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NHTSA Officials Questioned About Delay in Repairing Vehicles With Defective Takata Airbags

» Posted April 18, 2018Resources | Share This Post

Car buyers have a rough road to travel because it can often be difficult for them to ensure their vehicles are safe and to take action when problems arise. The California motor vehicle lemon law provides protection to some car buyers and there are also federal laws in place that address vehicle safety defects and require recalls when serious problems arise.

Unfortunately, consumers don't always get the protections they expect and have a right to deserve when it comes to problems with cars. As Forbes recently reported, for example, consumers are experiencing serious problems in connection with defective Takata airbags.

Not only have these airbags caused fatalities, but there has also been a major delay in parts becoming available to make fixes.  Just recently, federal safety officials were grilled about the delay in an effort to try to get answers for consumers.

Federal Officials Grilled About Delay in Fixing Defective Airbags

According to Forbes, the U.S. Senate held a hearing about defective recalled vehicles to try to get to the bottom of some of the big problems with the way that the Takata airbag recall had been handled. In the hearing, officials from the National Highway Traffic Safety Administration were subject to questioning.

Takata airbags have proven to be very dangerous because there is a defect in the airbags that causes them to explode and send metal shards flying through the car after an accident. The recalls are a part of the biggest safety recall that has occurred within the history of the United States. In total, the National Highway Traffic Safety Administration recalled more than 42 million vehicles made between 2002 and 2015. These vehicles come from a total of 19 different automakers.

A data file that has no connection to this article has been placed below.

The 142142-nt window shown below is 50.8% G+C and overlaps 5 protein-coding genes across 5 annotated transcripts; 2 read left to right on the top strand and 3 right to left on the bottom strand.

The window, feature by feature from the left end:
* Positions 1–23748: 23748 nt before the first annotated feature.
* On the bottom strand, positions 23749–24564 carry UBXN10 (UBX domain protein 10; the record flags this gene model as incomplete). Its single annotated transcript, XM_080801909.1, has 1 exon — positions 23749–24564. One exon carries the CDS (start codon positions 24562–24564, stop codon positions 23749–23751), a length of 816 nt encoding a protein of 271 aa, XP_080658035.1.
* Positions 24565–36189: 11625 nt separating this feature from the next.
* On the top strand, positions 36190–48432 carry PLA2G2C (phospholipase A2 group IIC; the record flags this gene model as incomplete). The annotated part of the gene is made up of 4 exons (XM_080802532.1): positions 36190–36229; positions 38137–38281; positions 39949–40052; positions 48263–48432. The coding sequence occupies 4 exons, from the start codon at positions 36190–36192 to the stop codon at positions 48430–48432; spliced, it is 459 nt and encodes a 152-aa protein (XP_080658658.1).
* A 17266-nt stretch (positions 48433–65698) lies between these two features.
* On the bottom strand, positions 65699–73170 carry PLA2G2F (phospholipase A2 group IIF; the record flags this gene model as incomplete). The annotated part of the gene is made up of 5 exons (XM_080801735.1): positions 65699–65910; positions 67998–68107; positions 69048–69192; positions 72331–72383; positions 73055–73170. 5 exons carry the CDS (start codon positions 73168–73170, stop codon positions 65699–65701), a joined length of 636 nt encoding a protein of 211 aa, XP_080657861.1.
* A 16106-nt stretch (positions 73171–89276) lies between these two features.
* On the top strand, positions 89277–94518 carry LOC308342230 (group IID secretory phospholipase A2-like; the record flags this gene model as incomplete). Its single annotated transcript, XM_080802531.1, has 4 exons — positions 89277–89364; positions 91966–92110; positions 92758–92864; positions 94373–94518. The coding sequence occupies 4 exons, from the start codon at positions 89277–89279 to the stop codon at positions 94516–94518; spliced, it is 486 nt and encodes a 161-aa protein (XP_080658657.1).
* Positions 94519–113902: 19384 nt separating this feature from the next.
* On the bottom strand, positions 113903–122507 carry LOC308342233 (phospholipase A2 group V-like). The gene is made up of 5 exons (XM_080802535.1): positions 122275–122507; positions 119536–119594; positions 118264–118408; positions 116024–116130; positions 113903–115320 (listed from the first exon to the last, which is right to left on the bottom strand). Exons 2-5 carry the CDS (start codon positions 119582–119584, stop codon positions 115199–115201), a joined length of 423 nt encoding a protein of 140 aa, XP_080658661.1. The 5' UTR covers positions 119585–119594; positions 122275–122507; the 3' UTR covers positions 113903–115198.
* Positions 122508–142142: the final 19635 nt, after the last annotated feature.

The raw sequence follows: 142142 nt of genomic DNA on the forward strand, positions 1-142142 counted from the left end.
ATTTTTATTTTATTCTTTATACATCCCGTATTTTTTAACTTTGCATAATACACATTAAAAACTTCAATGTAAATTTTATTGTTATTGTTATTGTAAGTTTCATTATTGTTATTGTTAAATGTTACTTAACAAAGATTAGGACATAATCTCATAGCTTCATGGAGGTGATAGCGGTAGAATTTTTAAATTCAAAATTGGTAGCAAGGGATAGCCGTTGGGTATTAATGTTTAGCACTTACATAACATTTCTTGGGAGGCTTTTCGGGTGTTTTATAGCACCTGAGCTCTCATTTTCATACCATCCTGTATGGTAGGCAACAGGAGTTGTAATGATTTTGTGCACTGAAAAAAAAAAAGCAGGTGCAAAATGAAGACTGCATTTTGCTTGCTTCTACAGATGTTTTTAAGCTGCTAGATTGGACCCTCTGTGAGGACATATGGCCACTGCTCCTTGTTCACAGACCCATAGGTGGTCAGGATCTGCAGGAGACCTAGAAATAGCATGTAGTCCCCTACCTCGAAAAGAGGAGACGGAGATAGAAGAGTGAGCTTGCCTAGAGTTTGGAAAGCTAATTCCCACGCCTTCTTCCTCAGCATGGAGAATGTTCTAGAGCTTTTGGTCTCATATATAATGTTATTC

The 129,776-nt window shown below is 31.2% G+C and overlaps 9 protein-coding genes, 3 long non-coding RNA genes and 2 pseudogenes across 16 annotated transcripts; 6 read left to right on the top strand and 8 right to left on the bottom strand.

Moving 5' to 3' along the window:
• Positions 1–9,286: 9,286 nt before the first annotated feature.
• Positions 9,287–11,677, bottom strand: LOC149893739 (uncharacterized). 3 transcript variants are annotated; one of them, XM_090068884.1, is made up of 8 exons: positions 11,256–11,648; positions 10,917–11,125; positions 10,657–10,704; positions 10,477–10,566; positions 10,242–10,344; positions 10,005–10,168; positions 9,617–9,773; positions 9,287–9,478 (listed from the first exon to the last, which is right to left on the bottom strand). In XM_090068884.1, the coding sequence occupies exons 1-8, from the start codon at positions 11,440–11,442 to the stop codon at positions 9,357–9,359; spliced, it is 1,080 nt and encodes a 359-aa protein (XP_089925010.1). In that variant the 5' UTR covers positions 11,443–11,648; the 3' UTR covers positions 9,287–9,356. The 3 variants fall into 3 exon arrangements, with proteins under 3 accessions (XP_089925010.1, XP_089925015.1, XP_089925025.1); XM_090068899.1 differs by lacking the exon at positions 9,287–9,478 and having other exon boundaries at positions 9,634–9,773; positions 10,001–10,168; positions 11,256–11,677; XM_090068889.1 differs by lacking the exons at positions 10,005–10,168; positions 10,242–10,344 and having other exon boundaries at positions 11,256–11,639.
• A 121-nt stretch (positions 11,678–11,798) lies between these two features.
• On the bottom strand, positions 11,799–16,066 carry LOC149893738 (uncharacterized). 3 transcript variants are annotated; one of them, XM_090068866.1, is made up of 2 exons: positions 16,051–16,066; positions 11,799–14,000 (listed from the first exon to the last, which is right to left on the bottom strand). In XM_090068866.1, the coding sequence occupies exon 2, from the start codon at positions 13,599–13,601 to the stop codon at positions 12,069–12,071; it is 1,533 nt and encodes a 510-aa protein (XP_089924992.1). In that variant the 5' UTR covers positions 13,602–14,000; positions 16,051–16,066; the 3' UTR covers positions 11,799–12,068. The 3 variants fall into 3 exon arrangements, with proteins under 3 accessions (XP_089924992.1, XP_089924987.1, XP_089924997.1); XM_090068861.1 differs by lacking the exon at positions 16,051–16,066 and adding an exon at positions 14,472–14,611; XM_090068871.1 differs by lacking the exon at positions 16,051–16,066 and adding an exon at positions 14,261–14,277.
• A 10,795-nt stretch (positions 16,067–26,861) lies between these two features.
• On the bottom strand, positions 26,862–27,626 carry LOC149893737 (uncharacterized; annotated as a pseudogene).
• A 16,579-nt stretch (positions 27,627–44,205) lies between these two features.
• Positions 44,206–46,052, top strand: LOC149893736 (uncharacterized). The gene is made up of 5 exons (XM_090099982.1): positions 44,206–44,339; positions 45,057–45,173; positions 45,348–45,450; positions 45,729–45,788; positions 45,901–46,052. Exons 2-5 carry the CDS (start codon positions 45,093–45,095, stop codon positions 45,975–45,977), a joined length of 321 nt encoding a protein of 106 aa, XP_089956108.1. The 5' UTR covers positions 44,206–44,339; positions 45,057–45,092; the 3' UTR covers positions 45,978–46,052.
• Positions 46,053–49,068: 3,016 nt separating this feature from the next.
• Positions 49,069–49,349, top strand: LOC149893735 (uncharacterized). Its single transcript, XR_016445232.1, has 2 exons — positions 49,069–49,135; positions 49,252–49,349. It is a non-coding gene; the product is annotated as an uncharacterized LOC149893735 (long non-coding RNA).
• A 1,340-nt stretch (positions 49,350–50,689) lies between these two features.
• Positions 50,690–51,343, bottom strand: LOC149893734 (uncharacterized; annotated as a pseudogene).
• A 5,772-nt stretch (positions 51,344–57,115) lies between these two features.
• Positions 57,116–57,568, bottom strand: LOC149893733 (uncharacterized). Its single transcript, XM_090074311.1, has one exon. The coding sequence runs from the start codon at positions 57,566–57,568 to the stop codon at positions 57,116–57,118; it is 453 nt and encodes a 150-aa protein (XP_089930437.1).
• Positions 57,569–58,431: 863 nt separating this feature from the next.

Unfortunately, vehicles with defective Takata airbags continue to be sold, even with the known defect that has led to fatalities. Not only that, but there is no law preventing car dealers from advertising that these vehicles have been subject to a rigorous inspection – even though consumers are not told about the recall when they purchase these “inspected cars.” 

Consumer groups have expressed concern about this issue, and the issue was to be addressed when NHTSA officials were questioned. Questions were also raised about why it is taking such a long time for parts to become available so vehicles with the defective air bags can actually be fixed. 

A global consumer advocate for safety attended the hearing in which the NHTSA officials were questioned and at the close of the hearing, Forbes reports that the advocate called on the Senate Committee to take action to fix the flawed recall system and to ensure that drivers who are still waiting for fixes to defective Takata airbags be provided with a solution that keeps them safe.

Unfortunately, it is likely that problems will still persist despite the hearing and drivers will continue to be at risk. Those consumers who have purchased vehicles that turn out to be defective should ensure they understand how consumer protection law, such as the California motor vehicle lemon law, can help them.


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